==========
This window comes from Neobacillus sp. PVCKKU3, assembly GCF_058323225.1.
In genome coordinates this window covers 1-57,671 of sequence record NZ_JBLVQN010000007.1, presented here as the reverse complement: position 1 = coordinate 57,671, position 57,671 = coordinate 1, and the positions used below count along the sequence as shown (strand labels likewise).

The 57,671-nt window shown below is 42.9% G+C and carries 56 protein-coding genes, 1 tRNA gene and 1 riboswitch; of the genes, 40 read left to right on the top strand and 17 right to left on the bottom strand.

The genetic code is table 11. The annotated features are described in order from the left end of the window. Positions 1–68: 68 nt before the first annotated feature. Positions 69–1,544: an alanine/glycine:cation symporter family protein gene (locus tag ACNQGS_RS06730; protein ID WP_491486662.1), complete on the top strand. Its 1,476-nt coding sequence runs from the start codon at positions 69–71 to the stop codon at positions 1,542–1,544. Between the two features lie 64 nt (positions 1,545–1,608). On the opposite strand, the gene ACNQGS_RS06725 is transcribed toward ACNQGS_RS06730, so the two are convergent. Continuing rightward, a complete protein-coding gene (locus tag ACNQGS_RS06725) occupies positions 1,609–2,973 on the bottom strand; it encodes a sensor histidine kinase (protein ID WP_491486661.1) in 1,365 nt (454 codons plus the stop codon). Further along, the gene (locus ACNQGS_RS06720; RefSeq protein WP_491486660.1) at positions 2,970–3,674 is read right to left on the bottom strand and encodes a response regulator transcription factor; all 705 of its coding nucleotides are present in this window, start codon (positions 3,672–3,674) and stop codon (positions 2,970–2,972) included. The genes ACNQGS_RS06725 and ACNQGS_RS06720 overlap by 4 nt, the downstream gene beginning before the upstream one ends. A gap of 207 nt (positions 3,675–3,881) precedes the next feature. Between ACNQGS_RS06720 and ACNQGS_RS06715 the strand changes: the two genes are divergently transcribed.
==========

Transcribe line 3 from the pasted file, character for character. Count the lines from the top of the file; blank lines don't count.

The 57,671-nt window shown below is 42.9% G+C and carries 56 protein-coding genes, 1 tRNA gene and 1 riboswitch; of the genes, 40 read left to right on the top strand and 17 right to left on the bottom strand.